The Museum of Fine Arts in Houston was built in 1924, following the design of the architect William Ward Watkin. Much later, Mies van der Rohe built extensions, first in 1958 and again in 1974. The architecture of Mies prevailed, and today the modest and dignified architecture of the first museum has been absorbed in the severe and dark metal framework of the German master.
The Audrey Jones Beck Building provides additional exhibition spaces for the collections of the Museum of Fine Arts. The new building is joined to the actual museum by an underground exhibition gallery/passage; however, the new building cannot be considered an extension in the most literal sense of the word. Located on Main Street, which connects the downtown with the Medical Center, the Audrey Jones Beck building is a separate and autonomous building and should be understood as such. The new building is built on a rectangular parcel defined by Main Street, Fannin Street, Binz Avenue and Ewing Avenue. In spite of the apparent homogeneity of the street grid, a study of the surrounding neighborhood yields an appreciation for certain aspects of the site. The orientation of the new building was the first design decision. The Audrey Jones Beck Building opens onto Main Street and makes it the dominant orientation, not only because Main Street is a street of crucial importance in the city, but also because placing the principal facade on this street pays homage to and establishes a necessary relationship with the existing museum designed by Mies.
In Houston, buildings are perceived from the automobile. The front view of a building, experienced by those on foot, is not possible. Therefore, is difficult to apply the same criteria as when considering the building as an object with a well-defined image. Such considerations let the Audrey Jones Beck Building occupy nearly all of the land available, without falling into the temptation of artificial fragmentation. In this way we explored the potential of a compact architecture built within tight confines. Architects always strive to build within the restrictions imposed by the regularity of an area. It is desirable to enclose the largest possible volume in the smallest possible surface area. Compact architecture demonstrates that it is possible to break a regular surface into a whole series of figures that define rooms and corridors, stairs and openings, galleries and light courts, etc., filling the space with admirable continuity and contiguity without submitting to a pre-established “parti.” Compact architecture gives rise to saturated, dense floor plans that make use of the interstitial spaces of architectural programs.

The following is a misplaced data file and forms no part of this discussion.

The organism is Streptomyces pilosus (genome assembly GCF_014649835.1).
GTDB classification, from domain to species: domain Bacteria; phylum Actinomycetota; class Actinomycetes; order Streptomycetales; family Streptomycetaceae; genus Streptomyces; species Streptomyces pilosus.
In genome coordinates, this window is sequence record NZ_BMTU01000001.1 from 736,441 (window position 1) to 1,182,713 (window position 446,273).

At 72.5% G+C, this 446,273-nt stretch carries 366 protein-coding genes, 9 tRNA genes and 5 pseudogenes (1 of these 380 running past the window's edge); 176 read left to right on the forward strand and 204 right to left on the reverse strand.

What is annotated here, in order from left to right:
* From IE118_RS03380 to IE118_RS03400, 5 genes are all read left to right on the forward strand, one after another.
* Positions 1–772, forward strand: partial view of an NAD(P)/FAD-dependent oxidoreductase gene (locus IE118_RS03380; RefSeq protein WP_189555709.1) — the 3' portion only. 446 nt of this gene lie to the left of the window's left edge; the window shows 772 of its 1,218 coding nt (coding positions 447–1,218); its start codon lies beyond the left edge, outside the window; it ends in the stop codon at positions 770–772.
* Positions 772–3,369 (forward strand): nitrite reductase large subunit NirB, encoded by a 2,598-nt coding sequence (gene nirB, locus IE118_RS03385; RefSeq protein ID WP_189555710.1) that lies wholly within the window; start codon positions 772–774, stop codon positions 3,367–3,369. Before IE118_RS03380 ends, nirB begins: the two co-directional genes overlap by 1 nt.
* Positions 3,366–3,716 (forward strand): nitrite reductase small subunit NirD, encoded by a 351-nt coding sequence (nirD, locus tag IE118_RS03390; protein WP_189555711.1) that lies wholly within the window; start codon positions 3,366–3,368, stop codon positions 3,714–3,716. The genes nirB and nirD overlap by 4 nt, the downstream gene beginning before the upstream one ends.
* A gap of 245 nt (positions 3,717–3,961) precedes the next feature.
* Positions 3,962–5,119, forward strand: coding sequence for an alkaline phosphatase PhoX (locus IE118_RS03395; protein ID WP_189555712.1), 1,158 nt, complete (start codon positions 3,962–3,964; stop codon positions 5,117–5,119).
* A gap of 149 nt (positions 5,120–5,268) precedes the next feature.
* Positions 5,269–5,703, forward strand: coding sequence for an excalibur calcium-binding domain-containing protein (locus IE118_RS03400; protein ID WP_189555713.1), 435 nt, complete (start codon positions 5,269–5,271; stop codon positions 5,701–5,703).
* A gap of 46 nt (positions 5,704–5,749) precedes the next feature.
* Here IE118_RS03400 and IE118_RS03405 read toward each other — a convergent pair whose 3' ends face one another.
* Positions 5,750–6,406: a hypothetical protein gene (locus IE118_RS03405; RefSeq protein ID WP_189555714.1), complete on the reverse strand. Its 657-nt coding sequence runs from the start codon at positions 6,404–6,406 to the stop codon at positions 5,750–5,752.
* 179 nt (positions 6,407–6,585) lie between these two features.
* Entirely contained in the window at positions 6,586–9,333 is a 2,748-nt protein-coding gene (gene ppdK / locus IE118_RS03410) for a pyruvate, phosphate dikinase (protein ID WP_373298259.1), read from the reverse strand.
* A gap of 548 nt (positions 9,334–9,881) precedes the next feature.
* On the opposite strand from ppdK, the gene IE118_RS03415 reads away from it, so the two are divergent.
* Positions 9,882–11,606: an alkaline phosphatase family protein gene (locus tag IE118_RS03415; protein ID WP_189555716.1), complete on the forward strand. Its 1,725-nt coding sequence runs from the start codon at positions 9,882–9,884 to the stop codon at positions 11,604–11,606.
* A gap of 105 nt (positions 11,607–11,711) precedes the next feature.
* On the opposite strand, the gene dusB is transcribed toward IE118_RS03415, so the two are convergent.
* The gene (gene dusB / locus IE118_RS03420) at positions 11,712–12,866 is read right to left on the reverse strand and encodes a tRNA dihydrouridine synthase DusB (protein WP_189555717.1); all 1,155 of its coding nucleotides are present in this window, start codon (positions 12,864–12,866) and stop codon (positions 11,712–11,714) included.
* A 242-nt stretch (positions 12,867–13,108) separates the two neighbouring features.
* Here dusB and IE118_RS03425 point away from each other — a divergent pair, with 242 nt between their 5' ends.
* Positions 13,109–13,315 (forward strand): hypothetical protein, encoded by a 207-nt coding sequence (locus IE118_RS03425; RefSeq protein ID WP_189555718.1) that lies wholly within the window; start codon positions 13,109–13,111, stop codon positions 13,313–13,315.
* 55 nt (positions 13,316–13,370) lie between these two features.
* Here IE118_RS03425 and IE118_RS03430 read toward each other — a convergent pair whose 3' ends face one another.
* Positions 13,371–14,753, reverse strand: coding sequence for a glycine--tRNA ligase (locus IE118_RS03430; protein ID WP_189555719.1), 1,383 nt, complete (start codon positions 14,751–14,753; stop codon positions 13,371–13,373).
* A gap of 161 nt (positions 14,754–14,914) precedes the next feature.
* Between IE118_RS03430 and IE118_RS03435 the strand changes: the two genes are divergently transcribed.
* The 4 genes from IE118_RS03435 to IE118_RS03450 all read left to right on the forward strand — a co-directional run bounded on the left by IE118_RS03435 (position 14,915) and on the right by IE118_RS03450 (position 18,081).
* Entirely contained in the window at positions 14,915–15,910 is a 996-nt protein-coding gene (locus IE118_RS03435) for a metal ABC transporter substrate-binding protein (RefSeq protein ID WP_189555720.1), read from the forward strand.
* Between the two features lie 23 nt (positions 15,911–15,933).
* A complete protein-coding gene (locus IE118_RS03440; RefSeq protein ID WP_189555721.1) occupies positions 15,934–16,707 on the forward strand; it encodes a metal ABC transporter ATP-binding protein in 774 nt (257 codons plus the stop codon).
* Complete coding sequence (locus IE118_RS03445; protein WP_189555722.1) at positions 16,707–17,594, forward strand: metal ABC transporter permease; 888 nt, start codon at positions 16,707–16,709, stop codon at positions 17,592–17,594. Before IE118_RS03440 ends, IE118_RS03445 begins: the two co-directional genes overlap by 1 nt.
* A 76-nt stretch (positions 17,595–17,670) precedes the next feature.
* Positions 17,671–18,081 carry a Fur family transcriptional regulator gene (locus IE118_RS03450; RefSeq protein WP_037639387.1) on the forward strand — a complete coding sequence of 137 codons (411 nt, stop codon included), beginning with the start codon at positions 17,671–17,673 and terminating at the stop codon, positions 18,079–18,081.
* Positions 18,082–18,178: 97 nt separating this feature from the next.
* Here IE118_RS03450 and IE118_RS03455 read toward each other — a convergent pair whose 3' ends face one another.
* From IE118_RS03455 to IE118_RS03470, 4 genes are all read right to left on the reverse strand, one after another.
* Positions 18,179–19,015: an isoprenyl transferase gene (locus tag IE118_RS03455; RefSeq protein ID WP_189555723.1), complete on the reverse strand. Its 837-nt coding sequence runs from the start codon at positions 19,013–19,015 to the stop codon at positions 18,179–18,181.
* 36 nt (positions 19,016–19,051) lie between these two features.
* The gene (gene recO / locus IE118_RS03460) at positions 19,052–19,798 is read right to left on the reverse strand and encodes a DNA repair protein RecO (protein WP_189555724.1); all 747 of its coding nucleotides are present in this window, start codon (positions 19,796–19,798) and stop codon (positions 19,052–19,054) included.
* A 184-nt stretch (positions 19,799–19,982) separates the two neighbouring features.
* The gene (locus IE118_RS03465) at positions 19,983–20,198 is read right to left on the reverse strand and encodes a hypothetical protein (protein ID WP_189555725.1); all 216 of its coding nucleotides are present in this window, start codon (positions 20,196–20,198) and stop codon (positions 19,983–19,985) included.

The Museum of Fine Arts in Houston is a clear example of this understanding of architecture. Thus the floor plan of the museum is “broken” into a whole series of rooms and galleries, connected by means of a hidden path, that without being imperious, guides the visitor’s steps. The Museum makes intense use of the natural light that illuminates the rooms and galleries from above. The variety of the galleries is reflected in the fragmented and broken outline of the roof. The roof becomes the most characteristic image of the museum, showing the importance given to the light, the real protagonist of an architecture whose substance is found in the interior space.